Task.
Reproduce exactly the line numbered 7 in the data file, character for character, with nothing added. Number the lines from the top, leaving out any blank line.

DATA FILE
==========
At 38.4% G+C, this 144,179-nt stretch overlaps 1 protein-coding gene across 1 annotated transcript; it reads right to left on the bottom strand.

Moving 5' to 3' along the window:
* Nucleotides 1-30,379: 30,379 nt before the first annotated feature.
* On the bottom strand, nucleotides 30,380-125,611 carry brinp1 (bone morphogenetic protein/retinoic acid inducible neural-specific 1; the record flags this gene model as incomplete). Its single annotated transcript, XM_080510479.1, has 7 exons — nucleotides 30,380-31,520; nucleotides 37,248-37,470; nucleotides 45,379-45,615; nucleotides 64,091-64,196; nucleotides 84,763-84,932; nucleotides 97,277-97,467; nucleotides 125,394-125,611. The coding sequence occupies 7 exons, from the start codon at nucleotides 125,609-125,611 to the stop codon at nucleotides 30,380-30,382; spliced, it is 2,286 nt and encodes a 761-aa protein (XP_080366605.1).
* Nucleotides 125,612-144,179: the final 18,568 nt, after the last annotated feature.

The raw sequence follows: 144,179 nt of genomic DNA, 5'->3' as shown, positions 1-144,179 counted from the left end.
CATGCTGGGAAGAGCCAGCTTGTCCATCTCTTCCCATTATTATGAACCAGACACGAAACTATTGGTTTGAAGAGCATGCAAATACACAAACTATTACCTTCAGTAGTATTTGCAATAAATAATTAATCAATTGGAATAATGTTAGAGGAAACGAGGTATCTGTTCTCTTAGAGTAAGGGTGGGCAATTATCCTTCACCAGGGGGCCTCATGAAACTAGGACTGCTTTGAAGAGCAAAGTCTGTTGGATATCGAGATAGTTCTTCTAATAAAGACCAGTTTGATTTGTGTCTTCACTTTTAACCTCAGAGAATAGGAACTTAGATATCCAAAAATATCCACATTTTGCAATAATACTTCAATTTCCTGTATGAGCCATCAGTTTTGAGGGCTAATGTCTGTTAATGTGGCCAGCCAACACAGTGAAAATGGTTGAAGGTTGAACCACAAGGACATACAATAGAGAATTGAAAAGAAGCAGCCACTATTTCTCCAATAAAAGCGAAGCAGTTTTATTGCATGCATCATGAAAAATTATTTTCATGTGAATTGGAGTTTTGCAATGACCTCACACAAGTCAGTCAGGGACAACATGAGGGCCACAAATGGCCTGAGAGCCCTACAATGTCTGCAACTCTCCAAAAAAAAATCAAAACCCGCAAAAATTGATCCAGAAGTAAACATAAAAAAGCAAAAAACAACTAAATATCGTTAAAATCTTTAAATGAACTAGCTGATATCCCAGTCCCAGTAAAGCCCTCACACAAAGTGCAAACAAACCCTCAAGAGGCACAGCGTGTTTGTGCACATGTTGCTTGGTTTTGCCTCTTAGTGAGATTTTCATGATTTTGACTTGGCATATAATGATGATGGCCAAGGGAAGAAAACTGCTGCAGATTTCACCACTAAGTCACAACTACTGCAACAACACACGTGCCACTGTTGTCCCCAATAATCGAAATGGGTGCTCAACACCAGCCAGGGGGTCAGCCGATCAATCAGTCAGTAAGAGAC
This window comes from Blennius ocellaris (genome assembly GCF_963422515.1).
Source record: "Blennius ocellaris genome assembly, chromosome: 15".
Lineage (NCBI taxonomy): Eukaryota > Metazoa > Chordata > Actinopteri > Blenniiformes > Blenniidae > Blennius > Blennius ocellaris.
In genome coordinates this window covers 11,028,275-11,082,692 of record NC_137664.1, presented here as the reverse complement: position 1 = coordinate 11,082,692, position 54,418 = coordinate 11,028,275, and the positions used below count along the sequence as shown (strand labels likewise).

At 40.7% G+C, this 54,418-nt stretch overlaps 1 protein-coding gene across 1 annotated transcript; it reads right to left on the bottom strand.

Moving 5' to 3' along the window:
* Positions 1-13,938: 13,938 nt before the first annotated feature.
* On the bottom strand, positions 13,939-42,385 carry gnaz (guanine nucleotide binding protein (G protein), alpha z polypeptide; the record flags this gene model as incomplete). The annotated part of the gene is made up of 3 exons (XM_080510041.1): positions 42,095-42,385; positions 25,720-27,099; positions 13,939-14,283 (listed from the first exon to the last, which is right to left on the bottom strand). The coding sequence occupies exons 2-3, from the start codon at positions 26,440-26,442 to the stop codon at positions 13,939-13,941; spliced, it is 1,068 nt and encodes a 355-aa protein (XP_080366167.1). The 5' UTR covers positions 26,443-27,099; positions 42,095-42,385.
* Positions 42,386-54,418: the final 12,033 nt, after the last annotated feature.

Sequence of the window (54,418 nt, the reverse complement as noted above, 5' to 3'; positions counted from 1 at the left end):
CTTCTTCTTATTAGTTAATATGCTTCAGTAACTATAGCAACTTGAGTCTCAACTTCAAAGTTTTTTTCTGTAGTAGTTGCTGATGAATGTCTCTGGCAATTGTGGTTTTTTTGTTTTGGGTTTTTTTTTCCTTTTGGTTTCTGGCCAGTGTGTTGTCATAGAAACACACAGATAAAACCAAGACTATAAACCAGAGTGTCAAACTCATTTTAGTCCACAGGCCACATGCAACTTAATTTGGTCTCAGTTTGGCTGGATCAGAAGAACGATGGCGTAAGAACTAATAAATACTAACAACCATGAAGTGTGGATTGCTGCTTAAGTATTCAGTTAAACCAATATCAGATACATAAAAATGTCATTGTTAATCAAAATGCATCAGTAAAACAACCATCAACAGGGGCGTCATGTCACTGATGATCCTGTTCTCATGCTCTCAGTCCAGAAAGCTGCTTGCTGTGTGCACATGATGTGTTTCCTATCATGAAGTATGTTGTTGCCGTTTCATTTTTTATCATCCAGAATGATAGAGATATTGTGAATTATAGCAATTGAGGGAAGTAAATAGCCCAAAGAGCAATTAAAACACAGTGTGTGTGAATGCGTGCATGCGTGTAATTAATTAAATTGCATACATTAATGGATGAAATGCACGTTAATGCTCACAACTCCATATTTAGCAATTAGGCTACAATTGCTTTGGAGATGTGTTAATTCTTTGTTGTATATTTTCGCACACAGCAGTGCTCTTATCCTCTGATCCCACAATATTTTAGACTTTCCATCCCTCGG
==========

CATGCTGGGAAGAGCCAGCTTGTCCATCTCTTCCCATTATTATGAACCAGACACGAAACTATTGGTTTGAAGAGCATGCAAATACACAAACTATTACCTTCAGTAGTATTTGCAATAAATAATTAATCAATTGGAATAATGTTAGAGGAAACGAGGTATCTGTTCTCTTAGAGTAAGGGTGGGCAATTATCCTTCACCAGGGGGCCTCATGAAACTAGGACTGCTTTGAAGAGCAAAGTCTGTTGGATATCGAGATAGTTCTTCTAATAAAGACCAGTTTGATTTGTGTCTTCACTTTTAACCTCAGAGAATAGGAACTTAGATATCCAAAAATATCCACATTTTGCAATAATACTTCAATTTCCTGTATGAGCCATCAGTTTTGAGGGCTAATGTCTGTTAATGTGGCCAGCCAACACAGTGAAAATGGTTGAAGGTTGAACCACAAGGACATACAATAGAGAATTGAAAAGAAGCAGCCACTATTTCTCCAATAAAAGCGAAGCAGTTTTATTGCATGCATCATGAAAAATTATTTTCATGTGAATTGGAGTTTTGCAATGACCTCACACAAGTCAGTCAGGGACAACATGAGGGCCACAAATGGCCTGAGAGCCCTACAATGTCTGCAACTCTCCAAAAAAAAATCAAAACCCGCAAAAATTGATCCAGAAGTAAACATAAAAAAGCAAAAAACAACTAAATATCGTTAAAATCTTTAAATGAACTAGCTGATATCCCAGTCCCAGTAAAGCCCTCACACAAAGTGCAAACAAACCCTCAAGAGGCACAGCGTGTTTGTGCACATGTTGCTTGGTTTTGCCTCTTAGTGAGATTTTCATGATTTTGACTTGGCATATAATGATGATGGCCAAGGGAAGAAAACTGCTGCAGATTTCACCACTAAGTCACAACTACTGCAACAACACACGTGCCACTGTTGTCCCCAATAATCGAAATGGGTGCTCAACACCAGCCAGGGGGTCAGCCGATCAATCAGTCAGTAAGAGAC